What Does Gamification Mean?
A cutting-edge approach to applying strategic thinking and incentives to win the game of life.
The term “Gamification” is said to have been coined in 2003 by Nick Pelling, a British computer programmer, and inventor.
Explained on the most basic level, Gamification is the application of game-design elements and game principles in non-game environments. The term non-game environment is often used to describe any human to human, or human to computer interactions that would not befit the definition of a recreational puzzle, a board or video game, or sports.
Non-game environments usually include education, business, shopping in a supermarket, and dating.
Why is Gamification so Important in the 21st Century?
When used skillfully, and effectively, gamification techniques can leverage people’s natural desires for socializing, learning, mastery, competition, achievement, status, self-expression, altruism, or closure. It may even influence their response to the framing of a situation as a game or play. Early gamification strategies use rewards for players who accomplished desired tasks or competition to engage players. Back then, types of rewards included points, achievement badges or levels, the filling of a progress bar, or providing the user with virtual currency. Making the rewards for accomplishing tasks visible to other players, or providing leader boards are ways of encouraging players to compete or in the best of environments, to collaborate.
One of the things that separate gamification as well as HAGT (Harrison’s Applied Game Theory from classical game theory is that while classical game theory, which is a foundation of much in modern economic theory focuses on rational and logical patterns of thought and behavior, gamification and HAGT tends to be more holistic. When I say Holistic I mean they create a space for strategizing and creating incentives based on intuition, counter-intuitive, and non-linear elements.
Within gamification models, one is likely to encounter game design elements known as Meaningful Stories. Meaningful Stories do not relate to the player’s performance as they might in a game-based model.
In gamification, teammates, whether they are other real players or virtual non-player characters, can induce conflict, competition, or cooperation. The latter can be fostered particularly by introducing teams, i.e., by creating defined groups of players that work together towards a shared objective.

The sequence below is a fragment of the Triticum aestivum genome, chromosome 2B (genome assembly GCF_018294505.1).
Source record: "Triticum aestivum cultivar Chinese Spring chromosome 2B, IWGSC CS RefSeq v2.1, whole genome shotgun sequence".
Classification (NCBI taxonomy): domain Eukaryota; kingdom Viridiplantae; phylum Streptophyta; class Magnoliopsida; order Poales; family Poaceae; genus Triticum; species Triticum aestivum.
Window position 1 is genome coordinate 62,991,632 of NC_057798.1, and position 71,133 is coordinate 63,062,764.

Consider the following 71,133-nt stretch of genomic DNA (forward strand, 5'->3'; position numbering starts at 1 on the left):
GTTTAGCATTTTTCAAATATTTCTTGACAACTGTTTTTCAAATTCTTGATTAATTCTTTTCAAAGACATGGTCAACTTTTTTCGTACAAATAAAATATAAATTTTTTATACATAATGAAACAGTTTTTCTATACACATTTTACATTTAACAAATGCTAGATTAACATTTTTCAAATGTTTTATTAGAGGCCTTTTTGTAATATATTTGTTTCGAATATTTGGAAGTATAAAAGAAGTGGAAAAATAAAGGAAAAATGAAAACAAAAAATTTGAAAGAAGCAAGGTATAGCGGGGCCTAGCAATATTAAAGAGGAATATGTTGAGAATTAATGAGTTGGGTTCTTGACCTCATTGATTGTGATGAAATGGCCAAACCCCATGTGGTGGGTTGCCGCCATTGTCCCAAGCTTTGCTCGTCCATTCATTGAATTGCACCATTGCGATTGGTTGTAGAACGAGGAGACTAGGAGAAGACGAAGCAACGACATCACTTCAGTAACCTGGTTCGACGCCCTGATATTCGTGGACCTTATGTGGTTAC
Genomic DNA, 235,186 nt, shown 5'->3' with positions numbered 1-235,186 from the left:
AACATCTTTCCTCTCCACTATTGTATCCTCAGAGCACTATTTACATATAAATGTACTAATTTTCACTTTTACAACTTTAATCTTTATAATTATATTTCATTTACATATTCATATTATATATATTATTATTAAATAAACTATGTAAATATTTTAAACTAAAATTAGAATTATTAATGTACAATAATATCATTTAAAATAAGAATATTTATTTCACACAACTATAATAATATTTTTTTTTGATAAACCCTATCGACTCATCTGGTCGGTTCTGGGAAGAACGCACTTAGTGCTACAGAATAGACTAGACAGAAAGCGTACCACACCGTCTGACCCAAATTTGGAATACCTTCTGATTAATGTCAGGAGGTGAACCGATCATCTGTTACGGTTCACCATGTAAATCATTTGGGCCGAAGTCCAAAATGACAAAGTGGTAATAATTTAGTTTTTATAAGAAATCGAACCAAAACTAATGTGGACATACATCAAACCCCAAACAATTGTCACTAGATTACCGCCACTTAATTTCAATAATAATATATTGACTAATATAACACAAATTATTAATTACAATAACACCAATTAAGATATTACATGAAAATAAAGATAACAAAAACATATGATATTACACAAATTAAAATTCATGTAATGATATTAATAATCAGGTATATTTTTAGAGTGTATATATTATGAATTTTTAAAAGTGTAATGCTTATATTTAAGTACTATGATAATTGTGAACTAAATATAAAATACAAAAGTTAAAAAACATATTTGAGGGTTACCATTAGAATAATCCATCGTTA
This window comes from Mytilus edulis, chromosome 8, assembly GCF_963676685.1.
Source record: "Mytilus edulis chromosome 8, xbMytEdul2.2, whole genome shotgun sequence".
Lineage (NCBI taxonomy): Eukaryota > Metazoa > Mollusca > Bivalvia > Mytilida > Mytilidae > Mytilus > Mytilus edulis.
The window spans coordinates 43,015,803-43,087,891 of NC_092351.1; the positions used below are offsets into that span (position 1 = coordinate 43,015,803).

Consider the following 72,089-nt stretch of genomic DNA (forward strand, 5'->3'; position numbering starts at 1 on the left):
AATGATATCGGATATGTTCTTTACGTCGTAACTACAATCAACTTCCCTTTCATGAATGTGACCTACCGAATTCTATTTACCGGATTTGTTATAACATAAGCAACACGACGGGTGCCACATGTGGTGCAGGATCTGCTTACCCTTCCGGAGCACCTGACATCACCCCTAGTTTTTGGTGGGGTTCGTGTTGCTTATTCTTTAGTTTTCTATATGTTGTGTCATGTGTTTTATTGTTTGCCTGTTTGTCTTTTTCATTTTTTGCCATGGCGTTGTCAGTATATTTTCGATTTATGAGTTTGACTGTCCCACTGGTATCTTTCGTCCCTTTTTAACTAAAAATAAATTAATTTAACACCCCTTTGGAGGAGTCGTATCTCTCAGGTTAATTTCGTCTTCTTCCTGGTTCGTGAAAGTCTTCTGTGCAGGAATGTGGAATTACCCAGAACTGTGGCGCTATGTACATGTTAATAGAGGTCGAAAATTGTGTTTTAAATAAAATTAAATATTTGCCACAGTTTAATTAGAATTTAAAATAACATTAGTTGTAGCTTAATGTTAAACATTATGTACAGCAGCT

Though those who developed the idea generally state that it is not directly tied to game theory, many of the concepts used in gamification are clearly modeled on ideas central to game theory. Essentially gamification is a set of activities and processes to solve problems by using or applying the characteristics of game elements. These elements may include metrics and algorithms.
Over the last few decades, there has been an increased interest in gamification in business.
It is increasingly more difficult to attain business success without gamification. What seems reasonable will be useless to you in rapidly changing markets. A more profound way of thinking is required to succeed here. Gamification can meet the needs of many employees, that need more than a paycheck and a two-week vacation.
Author: Lewis Harrison is a practical philosopher, best-selling author, and successful businessman.
“I am the former host of a talk radio show on an NPR affiliated station in NY. I have a bottomless passion for the application of game theory in decision-making, problem-solving, and personal development. My game theory/business website is AskLewisGameTheory.com.
“I am always exploring trends, areas of interest, and solutions to build new stories upon. Again, if you have any ideas you would like me to write about just email me at LewisCoaches@gmail.com”.
Ask Lewis About Game Theory
What is this Q & A series about? There are some things within strategic thinking and gamer psychology you really do…
Here is a 15-minute video interview I did explaining the very basics of HAGT (Harrison’s Applied Game Theory). Learn more about game theory at AskLewisGameTheory.com
I offer advice on the arts, innovation, self-improvement, life lessons, mental health, game theory strategies, and love. LewisCoaches.Medium.com